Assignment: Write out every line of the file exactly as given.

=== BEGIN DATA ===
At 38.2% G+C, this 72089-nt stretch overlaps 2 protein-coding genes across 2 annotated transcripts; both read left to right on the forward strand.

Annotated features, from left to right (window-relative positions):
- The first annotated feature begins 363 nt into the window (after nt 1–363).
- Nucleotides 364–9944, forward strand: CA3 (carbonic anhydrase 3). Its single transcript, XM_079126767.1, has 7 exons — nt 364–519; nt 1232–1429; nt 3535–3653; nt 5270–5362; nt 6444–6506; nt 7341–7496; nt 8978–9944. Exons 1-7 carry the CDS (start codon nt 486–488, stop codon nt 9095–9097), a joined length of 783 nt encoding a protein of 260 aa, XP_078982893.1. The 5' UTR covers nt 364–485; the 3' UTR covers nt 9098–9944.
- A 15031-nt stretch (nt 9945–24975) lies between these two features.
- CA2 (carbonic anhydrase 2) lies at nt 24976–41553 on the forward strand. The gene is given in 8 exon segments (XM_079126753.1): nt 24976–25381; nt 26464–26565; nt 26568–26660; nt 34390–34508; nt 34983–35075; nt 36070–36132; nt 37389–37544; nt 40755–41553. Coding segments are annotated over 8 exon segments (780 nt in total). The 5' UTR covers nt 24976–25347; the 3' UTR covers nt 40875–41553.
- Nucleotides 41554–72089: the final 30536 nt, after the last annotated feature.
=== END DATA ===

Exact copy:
At 38.2% G+C, this 72089-nt stretch overlaps 2 protein-coding genes across 2 annotated transcripts; both read left to right on the forward strand.

Annotated features, from left to right (window-relative positions):
- The first annotated feature begins 363 nt into the window (after nt 1–363).
- Nucleotides 364–9944, forward strand: CA3 (carbonic anhydrase 3). Its single transcript, XM_079126767.1, has 7 exons — nt 364–519; nt 1232–1429; nt 3535–3653; nt 5270–5362; nt 6444–6506; nt 7341–7496; nt 8978–9944. Exons 1-7 carry the CDS (start codon nt 486–488, stop codon nt 9095–9097), a joined length of 783 nt encoding a protein of 260 aa, XP_078982893.1. The 5' UTR covers nt 364–485; the 3' UTR covers nt 9098–9944.
- A 15031-nt stretch (nt 9945–24975) lies between these two features.
- CA2 (carbonic anhydrase 2) lies at nt 24976–41553 on the forward strand. The gene is given in 8 exon segments (XM_079126753.1): nt 24976–25381; nt 26464–26565; nt 26568–26660; nt 34390–34508; nt 34983–35075; nt 36070–36132; nt 37389–37544; nt 40755–41553. Coding segments are annotated over 8 exon segments (780 nt in total). The 5' UTR covers nt 24976–25347; the 3' UTR covers nt 40875–41553.
- Nucleotides 41554–72089: the final 30536 nt, after the last annotated feature.